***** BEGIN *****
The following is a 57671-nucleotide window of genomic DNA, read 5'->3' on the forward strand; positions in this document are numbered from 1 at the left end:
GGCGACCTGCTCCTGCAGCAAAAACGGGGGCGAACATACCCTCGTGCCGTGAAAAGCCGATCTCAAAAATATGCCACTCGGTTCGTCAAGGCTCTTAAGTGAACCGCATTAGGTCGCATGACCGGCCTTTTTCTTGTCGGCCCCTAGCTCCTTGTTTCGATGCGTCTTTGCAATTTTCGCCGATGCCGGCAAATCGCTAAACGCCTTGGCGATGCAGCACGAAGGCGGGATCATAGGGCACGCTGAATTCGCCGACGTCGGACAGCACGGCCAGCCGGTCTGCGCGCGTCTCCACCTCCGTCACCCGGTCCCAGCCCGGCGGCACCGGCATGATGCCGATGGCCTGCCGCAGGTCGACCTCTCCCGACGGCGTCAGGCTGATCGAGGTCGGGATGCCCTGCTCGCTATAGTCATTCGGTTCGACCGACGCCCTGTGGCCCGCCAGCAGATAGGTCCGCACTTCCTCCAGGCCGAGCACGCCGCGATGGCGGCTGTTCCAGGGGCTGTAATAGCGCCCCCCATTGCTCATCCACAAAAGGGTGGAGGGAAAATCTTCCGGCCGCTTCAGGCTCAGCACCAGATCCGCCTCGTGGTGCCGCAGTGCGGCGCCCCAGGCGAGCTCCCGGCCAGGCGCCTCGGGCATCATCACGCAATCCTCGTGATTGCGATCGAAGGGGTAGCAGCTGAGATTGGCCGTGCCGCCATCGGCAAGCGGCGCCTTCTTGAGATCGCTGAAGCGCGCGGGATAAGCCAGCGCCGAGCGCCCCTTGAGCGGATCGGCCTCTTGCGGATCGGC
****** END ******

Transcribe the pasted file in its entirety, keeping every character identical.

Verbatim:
The following is a 57671-nucleotide window of genomic DNA, read 5'->3' on the forward strand; positions in this document are numbered from 1 at the left end:
GGCGACCTGCTCCTGCAGCAAAAACGGGGGCGAACATACCCTCGTGCCGTGAAAAGCCGATCTCAAAAATATGCCACTCGGTTCGTCAAGGCTCTTAAGTGAACCGCATTAGGTCGCATGACCGGCCTTTTTCTTGTCGGCCCCTAGCTCCTTGTTTCGATGCGTCTTTGCAATTTTCGCCGATGCCGGCAAATCGCTAAACGCCTTGGCGATGCAGCACGAAGGCGGGATCATAGGGCACGCTGAATTCGCCGACGTCGGACAGCACGGCCAGCCGGTCTGCGCGCGTCTCCACCTCCGTCACCCGGTCCCAGCCCGGCGGCACCGGCATGATGCCGATGGCCTGCCGCAGGTCGACCTCTCCCGACGGCGTCAGGCTGATCGAGGTCGGGATGCCCTGCTCGCTATAGTCATTCGGTTCGACCGACGCCCTGTGGCCCGCCAGCAGATAGGTCCGCACTTCCTCCAGGCCGAGCACGCCGCGATGGCGGCTGTTCCAGGGGCTGTAATAGCGCCCCCCATTGCTCATCCACAAAAGGGTGGAGGGAAAATCTTCCGGCCGCTTCAGGCTCAGCACCAGATCCGCCTCGTGGTGCCGCAGTGCGGCGCCCCAGGCGAGCTCCCGGCCAGGCGCCTCGGGCATCATCACGCAATCCTCGTGATTGCGATCGAAGGGGTAGCAGCTGAGATTGGCCGTGCCGCCATCGGCAAGCGGCGCCTTCTTGAGATCGCTGAAGCGCGCGGGATAAGCCAGCGCCGAGCGCCCCTTGAGCGGATCGGCCTCTTGCGGATCGGC